Ascribe allows the use of regular expressions in many areas, including codes in a codebook and for various search operations. The regular expressions in Ascribe include powerful features not found in standard regular expressions. In this article we will explain regular expressions and the extensions available in Ascribe.
A regular expression is a pattern used to match text. Regular expressions patterns are themselves text, but with certain special features that give flexibility in text matching.
In most cases, a character in a regular expression simply matches that same character in the text being searched.
The regular expression
matches the same four characters in the sentence:
I loved the food and service.
We will write:
love ⇒ I loved the food and service.
To mean “the regular expression ‘love’ matches the underlined characters in this text”.
Here are a few other examples:
e ⇒ I loved the food and service.
d a ⇒ I loved the food and service.
b ⇒ Big Bad John.
Note in the last example that in Ascribe regular expressions are case insensitive. The character ‘b’ matches ‘b’ or ‘B’, and the character ‘B’ also matches ‘b’ and ‘B’.
So far regular expressions don’t seem to do anything beyond plain text matching. But not all characters in a regular expression simply match themselves. Some characters are special. We will run through some of the special characters you will use most often.
The . (dot or period) character
A dot matches any character:
e. ⇒ I loved the food and service.
To be precise, the dot matches any character except a newline character, but that will rarely matter to you in practice.
The ? (question mark) character
A question mark following a normal character means that character is optional. The pattern will match whether the character before the question mark is in the text or not.
dogs? ⇒ A dog is a great pet. I love dogs!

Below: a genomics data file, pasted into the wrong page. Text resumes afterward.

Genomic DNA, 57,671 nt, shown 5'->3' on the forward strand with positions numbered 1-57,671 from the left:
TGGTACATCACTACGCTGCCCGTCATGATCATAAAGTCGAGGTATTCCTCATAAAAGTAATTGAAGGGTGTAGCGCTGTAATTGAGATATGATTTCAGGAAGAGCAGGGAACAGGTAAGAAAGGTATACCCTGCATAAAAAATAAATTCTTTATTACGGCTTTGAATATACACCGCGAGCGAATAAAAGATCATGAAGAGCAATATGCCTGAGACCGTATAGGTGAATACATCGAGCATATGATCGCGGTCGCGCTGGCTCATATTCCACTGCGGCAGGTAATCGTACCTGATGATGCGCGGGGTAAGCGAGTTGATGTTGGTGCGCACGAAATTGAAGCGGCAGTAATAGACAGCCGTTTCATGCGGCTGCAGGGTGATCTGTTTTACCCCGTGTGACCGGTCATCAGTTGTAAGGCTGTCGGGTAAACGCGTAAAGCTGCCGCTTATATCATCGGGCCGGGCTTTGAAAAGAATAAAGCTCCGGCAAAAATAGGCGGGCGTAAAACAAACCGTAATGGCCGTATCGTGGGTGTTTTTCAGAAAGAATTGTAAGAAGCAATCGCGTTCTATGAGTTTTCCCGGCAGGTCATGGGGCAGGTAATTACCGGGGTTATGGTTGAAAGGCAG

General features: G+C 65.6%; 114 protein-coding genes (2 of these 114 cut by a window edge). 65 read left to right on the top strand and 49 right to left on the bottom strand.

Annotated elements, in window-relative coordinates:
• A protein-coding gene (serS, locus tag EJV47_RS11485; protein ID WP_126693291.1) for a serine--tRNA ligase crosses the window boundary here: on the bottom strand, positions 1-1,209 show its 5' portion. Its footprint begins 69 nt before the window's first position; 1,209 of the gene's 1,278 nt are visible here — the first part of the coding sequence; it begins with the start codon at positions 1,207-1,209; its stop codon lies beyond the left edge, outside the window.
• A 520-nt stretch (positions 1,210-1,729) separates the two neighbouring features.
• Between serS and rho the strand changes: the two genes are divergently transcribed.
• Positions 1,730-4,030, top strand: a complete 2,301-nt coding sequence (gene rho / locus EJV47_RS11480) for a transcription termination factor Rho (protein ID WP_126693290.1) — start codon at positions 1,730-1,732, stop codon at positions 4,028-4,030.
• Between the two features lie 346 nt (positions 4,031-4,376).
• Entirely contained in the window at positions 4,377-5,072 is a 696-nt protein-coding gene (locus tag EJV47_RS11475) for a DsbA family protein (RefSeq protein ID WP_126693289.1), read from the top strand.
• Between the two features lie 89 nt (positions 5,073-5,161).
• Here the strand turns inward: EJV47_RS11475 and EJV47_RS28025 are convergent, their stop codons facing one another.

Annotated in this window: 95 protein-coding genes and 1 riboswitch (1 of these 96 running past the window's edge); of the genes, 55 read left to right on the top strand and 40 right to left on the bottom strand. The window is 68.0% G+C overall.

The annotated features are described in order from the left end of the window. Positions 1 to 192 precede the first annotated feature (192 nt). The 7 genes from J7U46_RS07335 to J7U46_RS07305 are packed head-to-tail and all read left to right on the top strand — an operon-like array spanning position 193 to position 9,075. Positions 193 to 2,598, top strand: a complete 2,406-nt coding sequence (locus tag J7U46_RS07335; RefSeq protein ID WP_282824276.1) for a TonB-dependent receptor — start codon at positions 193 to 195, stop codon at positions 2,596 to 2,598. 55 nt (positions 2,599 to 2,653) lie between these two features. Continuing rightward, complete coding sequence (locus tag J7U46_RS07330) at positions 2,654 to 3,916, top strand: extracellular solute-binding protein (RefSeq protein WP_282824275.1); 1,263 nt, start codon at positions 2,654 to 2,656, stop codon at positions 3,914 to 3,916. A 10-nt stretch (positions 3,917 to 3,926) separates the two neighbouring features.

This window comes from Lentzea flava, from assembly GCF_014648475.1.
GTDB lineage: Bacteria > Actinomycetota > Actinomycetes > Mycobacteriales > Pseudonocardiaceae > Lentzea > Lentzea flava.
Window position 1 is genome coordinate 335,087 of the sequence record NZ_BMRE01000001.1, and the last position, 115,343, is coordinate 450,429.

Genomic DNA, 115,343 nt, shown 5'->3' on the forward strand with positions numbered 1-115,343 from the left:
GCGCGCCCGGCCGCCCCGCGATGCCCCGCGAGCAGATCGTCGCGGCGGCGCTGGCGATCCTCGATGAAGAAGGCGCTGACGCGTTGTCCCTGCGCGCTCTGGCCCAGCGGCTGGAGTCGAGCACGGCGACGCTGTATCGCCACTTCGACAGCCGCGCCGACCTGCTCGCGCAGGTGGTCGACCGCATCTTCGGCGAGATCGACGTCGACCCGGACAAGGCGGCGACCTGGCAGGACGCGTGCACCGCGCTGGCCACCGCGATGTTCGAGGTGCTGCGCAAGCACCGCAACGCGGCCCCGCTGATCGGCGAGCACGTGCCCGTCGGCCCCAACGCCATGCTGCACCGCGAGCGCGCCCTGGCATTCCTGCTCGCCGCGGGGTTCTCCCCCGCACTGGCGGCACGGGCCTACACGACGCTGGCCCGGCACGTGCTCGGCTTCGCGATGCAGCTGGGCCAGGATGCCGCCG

You can make a pattern to match any of a set of characters using character classes. You put the characters to match in square brackets:
cott[oeu]n ⇒ Cotton shirts, cotten pants, cottun blouse
Both the question mark and character classes are great when trying to match common spelling errors. They can be particularly useful when creating regular expressions to match brand mentions:
budw[ei][ei]?ser ⇒ Budweiser, Budwieser, Budwiser, Budweser
Note that the question mark following a character class means that the character class is optional.
Some character classes are used so often that there are shorthand notations for them. These begin with a backslash character.
\w character class matches any word character, meaning the letters of the alphabet, digits, and the _ (underscore) character. It does not match hyphens, apostrophes, or other punctuation characters:
t\we ⇒ The tee time is 2:00.
The backslash character can also be used to change a special character such as
? into a normal character to match:
dogs\? ⇒ A dog is a great pet. Do you have any dogs? I love dogs!
+ mean that the preceding expression can repeat. The
* means the expression can repeat zero or more times, and the
+ means the preceding expression can repeat one or more times. So
* means the preceding expression is optional, but if present it can repeat any number of times. While occasionally useful following a normal character, quantifiers are more often used following character classes. To match a whole word, we can write:
\w+ ⇒ I don’t have a cat.
Note that the apostrophe is not matched.
Anchors don’t match any characters in the text, but match special locations in the text. The most important of these for use with Ascribe is
\b, which matches a word boundary. This is useful for searching for whole words.
\bday\b ⇒ Today is the Winter solstice. Each day gets longer, with more hours of daylight.
\w* we can find words that start with “day”:
\bday\w*\b ⇒ Today is the Winter solstice. Each day gets longer, with more hours of daylight.
or words that contain “day”:
\b\w*day\w*\b ⇒ Today is the Winter solstice. Each day gets longer, with more hours of daylight.
Two other useful anchors are
$, which match the start and end of the text respectively.
The vertical bar character
| matches the expressions on either side of it. You can think of this as an OR operation. Here is a pattern to match either the word “staff” or one starting with “perso”: